Memphis City Council members raised the city property tax rate Tuesday, June 26, by four cents above the recertified tax rate and put the rest of a turbulent budget season to rest.
The approval of the $3.40 property tax rate and city operating and capital budgets came in a council session that ended at 12:30 a.m. Wednesday morning.
The tax rate approved is less than the $3.51 rate Memphis Mayor A C Wharton proposed which was an increase to $3.36 just to get the same amount of revenue the city got from the existing $3.11 rate taking into account property value lost in the 2013 property reappraisal.
Wharton proposed a 15-cent tax hike beyond that to replenish city reserve funds and pay more on the city’s bond debt – two important conditions outlined by Tennessee Comptroller Justin Wilson.
Wilson’s letter and report critical of city financial practices on both fronts was a critical factor in the council’s drive to complete its budget season by July 1. Beyond the July 1 date was the possibility, however remote, that Wilson might use his powers to get the city to the fiscal bottom line he recommended.
The council gave all city employees a 4.6 percent pay raise, restoring a pay cut all city workers took two years ago. It also approved amendments in a plan by council member Harold Collins that pared down plans to layoff 100 city employees to the layoff of 50 city employees as well as cutting 2.5 percent from the Memphis Police Department budget.
Collins was one of several council members who argued the police department could cut its budget – the only one of the city divisions to increase its budget over several years – without affecting police director Toney Armstrong’s ability to put more police officers on the street.
The council left in place plans to drop 300 city employees through attrition, a head count reduction that is crucial to the city’s ability to made a $23 million increase in debt payments in a future fiscal year.
The employees would probably leave city government over several fiscal years with an estimated $9 million “attrition premium” for City Hall in each of the two fiscal years following the one that begins July 1.
Some operating budget amendments were voted on several times by the council with different outcomes after the council approved the budget proposal by council chairman Edmund Ford Jr., but rejected the operating budget as amended by the Ford plan and then tried to work its way back to reconsidering it.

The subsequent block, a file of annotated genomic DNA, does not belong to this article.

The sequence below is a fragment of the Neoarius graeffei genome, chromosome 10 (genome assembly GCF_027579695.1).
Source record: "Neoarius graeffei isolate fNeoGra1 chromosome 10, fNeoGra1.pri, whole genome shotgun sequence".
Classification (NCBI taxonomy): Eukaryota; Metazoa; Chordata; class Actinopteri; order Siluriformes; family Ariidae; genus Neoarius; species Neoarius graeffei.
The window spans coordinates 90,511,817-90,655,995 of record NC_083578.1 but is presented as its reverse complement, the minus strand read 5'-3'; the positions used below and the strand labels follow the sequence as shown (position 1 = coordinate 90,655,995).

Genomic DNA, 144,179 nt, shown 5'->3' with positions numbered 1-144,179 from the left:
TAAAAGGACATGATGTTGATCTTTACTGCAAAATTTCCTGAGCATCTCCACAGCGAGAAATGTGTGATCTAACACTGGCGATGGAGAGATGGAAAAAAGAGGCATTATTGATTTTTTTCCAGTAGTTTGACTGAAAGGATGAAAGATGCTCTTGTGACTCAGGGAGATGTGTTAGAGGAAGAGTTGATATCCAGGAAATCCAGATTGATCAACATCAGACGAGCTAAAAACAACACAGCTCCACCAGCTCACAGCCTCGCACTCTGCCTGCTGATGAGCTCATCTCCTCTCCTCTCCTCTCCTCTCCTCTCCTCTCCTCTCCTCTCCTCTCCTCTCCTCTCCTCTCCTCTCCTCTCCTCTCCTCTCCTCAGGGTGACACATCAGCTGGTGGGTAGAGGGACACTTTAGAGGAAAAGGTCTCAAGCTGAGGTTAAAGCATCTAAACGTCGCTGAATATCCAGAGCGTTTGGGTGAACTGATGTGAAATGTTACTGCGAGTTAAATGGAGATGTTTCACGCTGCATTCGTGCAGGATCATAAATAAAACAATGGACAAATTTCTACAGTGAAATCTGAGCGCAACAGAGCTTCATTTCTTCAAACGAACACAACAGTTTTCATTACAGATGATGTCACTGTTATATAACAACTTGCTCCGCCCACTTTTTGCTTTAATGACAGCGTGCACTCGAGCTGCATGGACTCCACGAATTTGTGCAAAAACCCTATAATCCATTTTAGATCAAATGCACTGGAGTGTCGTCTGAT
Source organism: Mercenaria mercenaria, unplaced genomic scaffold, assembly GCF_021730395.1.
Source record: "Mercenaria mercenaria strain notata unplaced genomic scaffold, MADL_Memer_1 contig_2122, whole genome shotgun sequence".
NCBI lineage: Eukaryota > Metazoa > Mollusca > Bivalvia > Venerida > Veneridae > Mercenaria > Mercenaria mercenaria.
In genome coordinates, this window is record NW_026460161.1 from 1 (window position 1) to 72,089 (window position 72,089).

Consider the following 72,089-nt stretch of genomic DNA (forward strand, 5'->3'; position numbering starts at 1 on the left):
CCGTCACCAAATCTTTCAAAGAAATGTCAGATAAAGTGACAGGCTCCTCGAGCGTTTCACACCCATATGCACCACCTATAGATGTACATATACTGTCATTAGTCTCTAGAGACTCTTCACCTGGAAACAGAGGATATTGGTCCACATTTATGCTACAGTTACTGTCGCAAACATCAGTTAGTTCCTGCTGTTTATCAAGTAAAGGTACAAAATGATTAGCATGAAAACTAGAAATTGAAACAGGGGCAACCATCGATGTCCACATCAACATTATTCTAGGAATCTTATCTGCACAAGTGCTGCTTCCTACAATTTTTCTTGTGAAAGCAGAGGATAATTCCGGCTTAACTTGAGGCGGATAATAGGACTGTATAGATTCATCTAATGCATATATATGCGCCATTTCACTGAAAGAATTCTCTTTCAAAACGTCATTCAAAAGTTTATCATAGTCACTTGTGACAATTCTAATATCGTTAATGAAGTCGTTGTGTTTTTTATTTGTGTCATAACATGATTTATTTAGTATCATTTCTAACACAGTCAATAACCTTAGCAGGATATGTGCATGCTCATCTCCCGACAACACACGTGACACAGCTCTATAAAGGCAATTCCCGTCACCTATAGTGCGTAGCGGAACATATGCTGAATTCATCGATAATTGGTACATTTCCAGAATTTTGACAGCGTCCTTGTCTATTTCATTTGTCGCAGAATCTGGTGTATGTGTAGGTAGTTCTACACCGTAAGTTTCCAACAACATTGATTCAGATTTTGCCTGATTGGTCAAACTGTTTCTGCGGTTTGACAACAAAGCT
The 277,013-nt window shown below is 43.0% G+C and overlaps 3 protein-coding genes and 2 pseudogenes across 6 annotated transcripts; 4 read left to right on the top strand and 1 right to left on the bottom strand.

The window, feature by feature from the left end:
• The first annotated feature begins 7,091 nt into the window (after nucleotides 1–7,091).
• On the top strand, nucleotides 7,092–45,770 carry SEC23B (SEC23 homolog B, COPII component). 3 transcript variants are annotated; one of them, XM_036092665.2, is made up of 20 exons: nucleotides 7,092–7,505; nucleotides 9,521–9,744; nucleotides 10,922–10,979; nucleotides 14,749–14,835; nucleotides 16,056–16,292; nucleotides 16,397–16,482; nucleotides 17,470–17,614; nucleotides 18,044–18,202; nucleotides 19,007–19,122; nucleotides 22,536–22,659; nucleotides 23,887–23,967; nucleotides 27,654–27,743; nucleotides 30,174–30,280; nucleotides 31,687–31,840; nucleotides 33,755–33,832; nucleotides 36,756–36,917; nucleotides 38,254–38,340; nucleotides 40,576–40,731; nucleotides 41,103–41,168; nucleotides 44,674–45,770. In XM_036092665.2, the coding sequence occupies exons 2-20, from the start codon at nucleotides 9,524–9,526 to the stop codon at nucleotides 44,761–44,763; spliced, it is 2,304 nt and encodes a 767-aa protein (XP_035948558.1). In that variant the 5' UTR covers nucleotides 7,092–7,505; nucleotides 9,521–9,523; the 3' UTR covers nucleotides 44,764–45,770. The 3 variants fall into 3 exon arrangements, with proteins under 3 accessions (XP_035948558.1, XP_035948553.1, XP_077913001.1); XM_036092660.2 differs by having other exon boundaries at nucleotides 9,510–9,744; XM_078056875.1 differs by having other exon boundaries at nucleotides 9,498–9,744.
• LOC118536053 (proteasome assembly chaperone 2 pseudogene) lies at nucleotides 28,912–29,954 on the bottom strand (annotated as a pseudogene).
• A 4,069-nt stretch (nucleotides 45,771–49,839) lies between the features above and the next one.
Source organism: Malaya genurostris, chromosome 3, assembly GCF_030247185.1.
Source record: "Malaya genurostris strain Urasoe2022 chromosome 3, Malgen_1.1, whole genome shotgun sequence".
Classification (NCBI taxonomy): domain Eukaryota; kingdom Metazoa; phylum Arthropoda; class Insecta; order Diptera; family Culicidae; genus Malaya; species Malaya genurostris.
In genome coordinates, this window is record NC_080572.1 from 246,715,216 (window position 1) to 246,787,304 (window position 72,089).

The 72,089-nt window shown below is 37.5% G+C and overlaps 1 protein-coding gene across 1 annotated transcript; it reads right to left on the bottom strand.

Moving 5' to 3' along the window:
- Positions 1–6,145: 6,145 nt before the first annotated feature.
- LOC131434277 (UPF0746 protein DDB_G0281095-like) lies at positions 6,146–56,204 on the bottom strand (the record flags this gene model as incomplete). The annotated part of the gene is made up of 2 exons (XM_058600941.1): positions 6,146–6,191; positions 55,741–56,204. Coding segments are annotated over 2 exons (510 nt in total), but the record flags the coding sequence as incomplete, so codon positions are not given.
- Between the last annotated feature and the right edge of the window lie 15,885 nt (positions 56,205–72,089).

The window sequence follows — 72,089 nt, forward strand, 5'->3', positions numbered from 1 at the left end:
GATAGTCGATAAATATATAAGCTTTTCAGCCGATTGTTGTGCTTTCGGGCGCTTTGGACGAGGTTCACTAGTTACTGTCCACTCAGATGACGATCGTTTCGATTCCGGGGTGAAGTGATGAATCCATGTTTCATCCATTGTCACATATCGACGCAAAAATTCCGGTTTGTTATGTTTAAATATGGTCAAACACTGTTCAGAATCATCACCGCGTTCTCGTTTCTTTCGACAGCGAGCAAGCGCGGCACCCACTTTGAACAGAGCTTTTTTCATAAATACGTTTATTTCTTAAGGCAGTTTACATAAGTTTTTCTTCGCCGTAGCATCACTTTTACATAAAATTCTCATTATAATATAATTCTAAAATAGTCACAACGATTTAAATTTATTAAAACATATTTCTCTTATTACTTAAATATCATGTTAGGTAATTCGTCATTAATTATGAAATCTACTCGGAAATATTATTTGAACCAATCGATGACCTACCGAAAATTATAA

Ultimately Ford’s plan was never resurrected and Collins plan which was also rejected once by the council emerged as the platform around which other budget amendments were attached.
The council considered several times doing away with the city’s weights and measures bureau for a savings of $501,000 and actually voted twice to take the action before reversing the action. Ultimately weights and measures remained a part of city government.
Council member Lee Harris tried unsuccessfully to cut the council’s $8,000 catering budget for meals on council days. He withdrew another motion to not give the 4.6 percent pay raise to city employees who have had a pay adjustment upwards in the last two years that equals or exceeds the 4.6 percent. Harris withdrew it after Wharton said some of the adjustments were made as a way of avoiding discrimination lawsuits or settling them.
Council member Bill Morrison had a plan to eliminate the 100 layoffs but instead take 105 funded but vacant city positions, most in public safety. But when city Finance Director Brian Collins said it translated to a $3.39 property tax rate, Morrison withdrew it.
Council member Myron Lowery picked it back up and took it to a vote where it failed.
The city’s capital improvements program budget or CIP budget was amended to cut $1.8 million from $3.5 million the administration had committed as the city’s share of a pedestrian overpass over Massey at Poplar Avenue. The overpass is part of the infrastructure incentives for an expansion of International Paper headquarters.
The council cut the funding to $1.7 million and made it contingent on Shelby County government contributing the other half. The county agreed to pay $300,000 of the cost initially.
The council also approved $1.35 million in funding to the Riverfront Development Corporation as the local share to get $6 million in federal funding for Cobblestones development and the development of several water taxi landings in the Wolf River Harbor.
The council voted down a call by council member Janis Fullilove for $1.7 million and then $1 million for renovation of Southbrook Mall in Whitehaven and the council defeated a call by Collins to cut $1 million in funding for the Crosstown redevelopment project.
Several council members will be the guests on Friday's edition of "Behind The Headlines" which airs on WKNO TV at 7 p.m.